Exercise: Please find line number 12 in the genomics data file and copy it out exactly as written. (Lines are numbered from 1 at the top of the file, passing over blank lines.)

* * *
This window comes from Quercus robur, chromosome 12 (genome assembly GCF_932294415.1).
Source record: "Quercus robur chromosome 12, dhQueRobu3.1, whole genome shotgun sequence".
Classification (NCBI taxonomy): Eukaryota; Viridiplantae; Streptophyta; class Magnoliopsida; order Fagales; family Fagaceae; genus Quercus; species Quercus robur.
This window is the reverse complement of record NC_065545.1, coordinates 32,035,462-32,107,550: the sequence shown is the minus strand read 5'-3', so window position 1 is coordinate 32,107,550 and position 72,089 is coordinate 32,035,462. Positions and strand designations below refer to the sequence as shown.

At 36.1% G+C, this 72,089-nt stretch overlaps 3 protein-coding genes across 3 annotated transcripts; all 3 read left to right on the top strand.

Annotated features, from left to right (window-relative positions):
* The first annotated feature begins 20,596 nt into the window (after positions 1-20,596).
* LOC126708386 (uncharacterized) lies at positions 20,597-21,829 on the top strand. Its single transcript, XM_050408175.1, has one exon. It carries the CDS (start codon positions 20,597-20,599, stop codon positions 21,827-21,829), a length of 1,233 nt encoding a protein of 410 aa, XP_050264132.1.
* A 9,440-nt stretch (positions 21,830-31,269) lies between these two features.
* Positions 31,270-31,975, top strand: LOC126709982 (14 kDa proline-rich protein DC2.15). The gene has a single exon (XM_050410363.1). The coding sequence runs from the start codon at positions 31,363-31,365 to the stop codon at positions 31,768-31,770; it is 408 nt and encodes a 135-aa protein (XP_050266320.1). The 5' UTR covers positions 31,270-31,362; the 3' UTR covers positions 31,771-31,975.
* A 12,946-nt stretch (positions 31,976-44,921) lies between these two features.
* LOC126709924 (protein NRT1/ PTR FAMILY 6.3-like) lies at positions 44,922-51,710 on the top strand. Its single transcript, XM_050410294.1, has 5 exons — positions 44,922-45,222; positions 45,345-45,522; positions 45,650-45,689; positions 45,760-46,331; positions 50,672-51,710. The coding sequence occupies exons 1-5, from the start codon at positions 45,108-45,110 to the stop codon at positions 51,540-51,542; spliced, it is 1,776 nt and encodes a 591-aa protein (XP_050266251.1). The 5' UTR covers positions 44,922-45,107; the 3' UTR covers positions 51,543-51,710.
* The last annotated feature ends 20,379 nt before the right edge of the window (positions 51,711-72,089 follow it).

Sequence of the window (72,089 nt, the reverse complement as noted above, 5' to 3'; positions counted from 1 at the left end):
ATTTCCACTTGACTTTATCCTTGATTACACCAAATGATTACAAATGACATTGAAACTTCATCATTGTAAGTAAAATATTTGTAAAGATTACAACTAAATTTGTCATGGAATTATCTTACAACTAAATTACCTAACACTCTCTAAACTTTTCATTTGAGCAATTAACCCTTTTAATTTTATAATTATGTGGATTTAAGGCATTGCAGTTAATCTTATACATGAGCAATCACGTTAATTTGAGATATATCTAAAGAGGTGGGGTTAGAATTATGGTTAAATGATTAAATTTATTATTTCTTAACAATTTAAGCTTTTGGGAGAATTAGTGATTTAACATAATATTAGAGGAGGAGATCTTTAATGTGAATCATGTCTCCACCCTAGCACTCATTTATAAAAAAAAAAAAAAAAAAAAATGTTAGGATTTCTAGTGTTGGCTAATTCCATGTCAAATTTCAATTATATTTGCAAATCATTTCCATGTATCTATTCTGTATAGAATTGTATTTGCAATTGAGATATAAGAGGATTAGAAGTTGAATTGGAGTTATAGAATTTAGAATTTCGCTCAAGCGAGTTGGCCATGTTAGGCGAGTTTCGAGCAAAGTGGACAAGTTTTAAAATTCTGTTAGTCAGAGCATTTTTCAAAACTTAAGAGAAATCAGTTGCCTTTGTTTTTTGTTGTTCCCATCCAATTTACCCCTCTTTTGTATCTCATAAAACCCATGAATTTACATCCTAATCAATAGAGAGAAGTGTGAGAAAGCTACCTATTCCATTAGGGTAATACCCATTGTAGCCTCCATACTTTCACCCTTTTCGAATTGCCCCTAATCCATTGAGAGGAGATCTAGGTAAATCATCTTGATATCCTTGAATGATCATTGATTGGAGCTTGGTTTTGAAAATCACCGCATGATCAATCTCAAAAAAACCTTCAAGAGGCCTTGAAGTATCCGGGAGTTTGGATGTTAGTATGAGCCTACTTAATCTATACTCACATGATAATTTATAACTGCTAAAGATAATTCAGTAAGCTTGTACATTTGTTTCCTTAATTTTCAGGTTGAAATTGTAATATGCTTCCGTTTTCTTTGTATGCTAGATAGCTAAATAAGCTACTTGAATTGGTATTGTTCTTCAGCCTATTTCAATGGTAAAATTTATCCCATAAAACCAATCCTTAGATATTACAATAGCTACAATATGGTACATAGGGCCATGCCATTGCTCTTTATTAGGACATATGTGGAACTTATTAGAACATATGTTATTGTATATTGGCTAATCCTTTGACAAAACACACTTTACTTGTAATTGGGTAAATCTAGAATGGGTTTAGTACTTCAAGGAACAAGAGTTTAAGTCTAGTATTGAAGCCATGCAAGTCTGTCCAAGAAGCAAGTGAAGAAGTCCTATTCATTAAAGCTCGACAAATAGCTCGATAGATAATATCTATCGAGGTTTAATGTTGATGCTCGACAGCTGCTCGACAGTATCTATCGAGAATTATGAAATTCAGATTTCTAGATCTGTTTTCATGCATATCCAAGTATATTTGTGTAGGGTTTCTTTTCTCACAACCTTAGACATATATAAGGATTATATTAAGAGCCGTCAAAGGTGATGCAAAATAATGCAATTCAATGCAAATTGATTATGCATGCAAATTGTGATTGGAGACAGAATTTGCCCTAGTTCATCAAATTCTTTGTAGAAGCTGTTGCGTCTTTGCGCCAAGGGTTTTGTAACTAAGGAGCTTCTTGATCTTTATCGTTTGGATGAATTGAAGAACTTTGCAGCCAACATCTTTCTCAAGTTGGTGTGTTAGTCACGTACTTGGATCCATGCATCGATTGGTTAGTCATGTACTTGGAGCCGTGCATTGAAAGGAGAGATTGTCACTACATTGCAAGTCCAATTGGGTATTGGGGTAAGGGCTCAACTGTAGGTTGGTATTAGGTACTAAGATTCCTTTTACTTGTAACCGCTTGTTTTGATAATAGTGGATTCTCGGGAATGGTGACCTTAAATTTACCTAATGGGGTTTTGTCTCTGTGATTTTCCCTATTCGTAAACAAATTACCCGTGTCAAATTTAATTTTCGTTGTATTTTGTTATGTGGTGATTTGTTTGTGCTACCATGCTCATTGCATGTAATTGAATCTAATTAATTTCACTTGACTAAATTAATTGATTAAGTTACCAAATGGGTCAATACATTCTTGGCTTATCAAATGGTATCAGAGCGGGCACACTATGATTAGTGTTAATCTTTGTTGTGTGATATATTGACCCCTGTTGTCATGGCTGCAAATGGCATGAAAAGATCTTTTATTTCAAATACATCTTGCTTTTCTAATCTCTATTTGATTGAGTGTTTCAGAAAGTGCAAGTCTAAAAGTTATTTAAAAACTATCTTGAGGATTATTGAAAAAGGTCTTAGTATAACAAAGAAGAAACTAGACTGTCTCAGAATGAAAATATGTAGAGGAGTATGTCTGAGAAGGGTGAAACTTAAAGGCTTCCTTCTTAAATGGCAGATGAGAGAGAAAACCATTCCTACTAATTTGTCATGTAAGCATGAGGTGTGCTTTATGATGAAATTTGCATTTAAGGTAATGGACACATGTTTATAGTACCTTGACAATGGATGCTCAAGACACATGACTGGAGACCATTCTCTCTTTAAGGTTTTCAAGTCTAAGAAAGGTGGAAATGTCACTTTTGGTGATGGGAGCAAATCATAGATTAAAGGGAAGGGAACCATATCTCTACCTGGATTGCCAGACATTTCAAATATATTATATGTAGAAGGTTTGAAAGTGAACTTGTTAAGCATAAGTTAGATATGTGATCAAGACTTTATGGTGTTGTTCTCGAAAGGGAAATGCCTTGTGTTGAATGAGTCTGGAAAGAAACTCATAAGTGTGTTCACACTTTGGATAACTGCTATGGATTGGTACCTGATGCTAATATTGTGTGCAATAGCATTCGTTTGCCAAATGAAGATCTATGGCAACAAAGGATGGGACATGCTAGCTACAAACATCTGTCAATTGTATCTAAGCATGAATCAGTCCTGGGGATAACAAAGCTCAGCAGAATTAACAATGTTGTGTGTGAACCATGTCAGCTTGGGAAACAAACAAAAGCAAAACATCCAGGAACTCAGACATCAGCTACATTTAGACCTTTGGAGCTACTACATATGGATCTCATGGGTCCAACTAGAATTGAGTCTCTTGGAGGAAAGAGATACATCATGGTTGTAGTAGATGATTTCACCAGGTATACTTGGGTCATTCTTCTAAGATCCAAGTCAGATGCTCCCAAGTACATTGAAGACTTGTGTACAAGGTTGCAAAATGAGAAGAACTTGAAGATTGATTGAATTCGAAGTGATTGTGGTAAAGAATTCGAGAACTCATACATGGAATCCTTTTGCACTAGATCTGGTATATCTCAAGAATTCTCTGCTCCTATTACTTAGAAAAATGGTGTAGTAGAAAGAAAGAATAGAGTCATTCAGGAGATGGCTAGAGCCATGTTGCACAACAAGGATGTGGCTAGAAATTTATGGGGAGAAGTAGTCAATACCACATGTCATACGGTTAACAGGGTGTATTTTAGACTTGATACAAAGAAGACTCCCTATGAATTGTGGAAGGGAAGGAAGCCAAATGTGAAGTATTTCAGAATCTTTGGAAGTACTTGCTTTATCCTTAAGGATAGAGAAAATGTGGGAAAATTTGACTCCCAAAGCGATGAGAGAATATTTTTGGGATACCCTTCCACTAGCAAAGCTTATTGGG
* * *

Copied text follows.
* LOC126709924 (protein NRT1/ PTR FAMILY 6.3-like) lies at positions 44,922-51,710 on the top strand. Its single transcript, XM_050410294.1, has 5 exons — positions 44,922-45,222; positions 45,345-45,522; positions 45,650-45,689; positions 45,760-46,331; positions 50,672-51,710. The coding sequence occupies exons 1-5, from the start codon at positions 45,108-45,110 to the stop codon at positions 51,540-51,542; spliced, it is 1,776 nt and encodes a 591-aa protein (XP_050266251.1). The 5' UTR covers positions 44,922-45,107; the 3' UTR covers positions 51,543-51,710.